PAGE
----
VITO has gained an in-depth knowledge of geothermal energy during the development and construction of the Balmatt plant in Mol, and we now want to share that expertise with companies that are interested in using geothermal energy themselves. VITO maps out the likelihood of success of new geothermal energy projects and calculates the profitability.

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The switch to geothermal energy can be a major step for companies. They are being invited to contact VITO for information and feasibility studies in order to analyse the potential of specific projects. “Interest has grown over the last few years, particularly in the agriculture and horticulture sector. Geothermal energy may offer a solution to the high demand for heat in that sector,” says Stijn Janssen from VITO. “The technology is often far too costly for one company, and that is why farmers are working together to have studies carried out to find out whether it is a worthwhile investment.”

Feasibility studies

A survey process conducted by VITO involves desk research in the first instance. Researchers read through existing data and test results, and determine whether a site is viable for geothermal energy. This can be followed by seismic testing, which is carried out by external partners under VITO’s supervision. “The third stage is data processing,” explains Stijn. “We use this as a basis for a specific recommendation: is a geothermal energy plant possible or not? And if so, will it be profitable? We assist companies in drawing up their business plan and the preparation of their application.”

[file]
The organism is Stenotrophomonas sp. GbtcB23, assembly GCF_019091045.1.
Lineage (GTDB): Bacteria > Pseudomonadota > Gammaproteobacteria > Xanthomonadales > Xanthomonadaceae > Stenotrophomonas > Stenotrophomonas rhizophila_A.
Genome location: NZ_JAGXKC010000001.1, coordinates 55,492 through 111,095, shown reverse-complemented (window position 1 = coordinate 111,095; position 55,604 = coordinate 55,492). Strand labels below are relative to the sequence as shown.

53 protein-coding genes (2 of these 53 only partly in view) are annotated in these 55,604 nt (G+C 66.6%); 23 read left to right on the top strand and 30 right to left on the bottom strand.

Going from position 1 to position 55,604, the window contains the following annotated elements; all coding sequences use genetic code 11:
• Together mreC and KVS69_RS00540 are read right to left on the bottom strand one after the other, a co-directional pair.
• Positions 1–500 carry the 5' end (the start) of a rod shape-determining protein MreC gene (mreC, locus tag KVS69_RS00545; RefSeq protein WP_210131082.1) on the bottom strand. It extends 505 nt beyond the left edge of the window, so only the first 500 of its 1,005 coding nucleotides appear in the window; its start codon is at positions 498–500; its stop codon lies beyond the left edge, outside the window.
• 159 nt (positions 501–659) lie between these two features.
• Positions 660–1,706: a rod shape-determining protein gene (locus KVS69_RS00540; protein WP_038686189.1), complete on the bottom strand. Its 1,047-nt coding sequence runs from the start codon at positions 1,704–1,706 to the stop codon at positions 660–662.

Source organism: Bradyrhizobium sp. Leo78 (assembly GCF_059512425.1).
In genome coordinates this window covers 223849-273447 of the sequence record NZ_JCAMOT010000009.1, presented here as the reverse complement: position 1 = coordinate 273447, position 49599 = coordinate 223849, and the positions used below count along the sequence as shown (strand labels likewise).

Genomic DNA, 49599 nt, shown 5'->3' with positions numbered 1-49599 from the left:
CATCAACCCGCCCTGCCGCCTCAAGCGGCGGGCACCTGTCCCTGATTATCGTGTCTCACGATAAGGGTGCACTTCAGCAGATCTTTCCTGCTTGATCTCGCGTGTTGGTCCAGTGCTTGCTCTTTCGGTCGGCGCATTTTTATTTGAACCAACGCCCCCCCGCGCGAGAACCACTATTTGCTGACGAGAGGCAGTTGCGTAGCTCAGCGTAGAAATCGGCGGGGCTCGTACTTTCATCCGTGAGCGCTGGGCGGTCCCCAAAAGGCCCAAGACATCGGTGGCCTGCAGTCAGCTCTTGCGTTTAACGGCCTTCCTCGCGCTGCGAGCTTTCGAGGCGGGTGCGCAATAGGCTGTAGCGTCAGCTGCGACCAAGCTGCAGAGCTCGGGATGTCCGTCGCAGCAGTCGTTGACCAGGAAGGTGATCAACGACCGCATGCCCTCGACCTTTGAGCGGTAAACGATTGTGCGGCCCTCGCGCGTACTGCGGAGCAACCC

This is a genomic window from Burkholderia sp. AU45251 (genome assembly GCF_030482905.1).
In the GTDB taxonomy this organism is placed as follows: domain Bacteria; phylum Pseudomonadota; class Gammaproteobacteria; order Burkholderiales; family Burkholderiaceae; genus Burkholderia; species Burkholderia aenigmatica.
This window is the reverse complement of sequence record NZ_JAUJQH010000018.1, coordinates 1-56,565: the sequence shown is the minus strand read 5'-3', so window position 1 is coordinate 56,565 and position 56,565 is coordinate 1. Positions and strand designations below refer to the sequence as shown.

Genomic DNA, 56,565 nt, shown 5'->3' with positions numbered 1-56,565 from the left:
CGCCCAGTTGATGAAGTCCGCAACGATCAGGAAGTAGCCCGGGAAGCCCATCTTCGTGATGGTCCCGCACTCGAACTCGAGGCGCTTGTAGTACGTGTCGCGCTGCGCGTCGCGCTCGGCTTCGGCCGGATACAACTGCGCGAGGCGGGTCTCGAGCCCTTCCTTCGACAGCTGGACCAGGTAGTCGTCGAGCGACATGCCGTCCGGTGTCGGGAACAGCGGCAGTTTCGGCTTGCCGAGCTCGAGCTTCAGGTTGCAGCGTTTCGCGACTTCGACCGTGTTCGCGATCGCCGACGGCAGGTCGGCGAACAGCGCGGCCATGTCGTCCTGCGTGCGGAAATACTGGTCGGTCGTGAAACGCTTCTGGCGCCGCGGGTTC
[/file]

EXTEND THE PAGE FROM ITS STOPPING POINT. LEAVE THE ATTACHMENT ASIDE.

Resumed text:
Commercial approach

VITO analyses project proposals not just from Flanders but from the southern Netherlands as well. Companies choose VITO because of the similar substratum and its experience with the Balmatt plant. The Netherlands has a longer track record when it comes to geothermal energy, says Stijn Janssen. “The Dutch government is providing support for companies that are considering geothermal energy. It grants subsidies, for example, to commission feasibility studies. There is also a guarantee scheme in place: if a plant fails to achieve the return that was hoped for, the government will reimburse a portion of the investment cost, and that reduces the risk for companies. Flanders is now also developing such a scheme, and we will be exploring the opportunities in France and Germany in the coming months.”

In old mines too

In addition to the familiar geothermal energy plants, VITO  is also focusing on heat from abandoned mineheads. That technology is more sustainable and cheaper because no new boreholes are needed. The water that is pumped up is not as hot, but is still warm enough to heat homes via a thermal network. We are supporting a plant in the Netherlands to help them reach optimal production levels. Studies are already being conducted in both Flanders and the Netherlands to investigate the potential of other abandoned mineheads, both in the Netherlands and Belgium and abroad.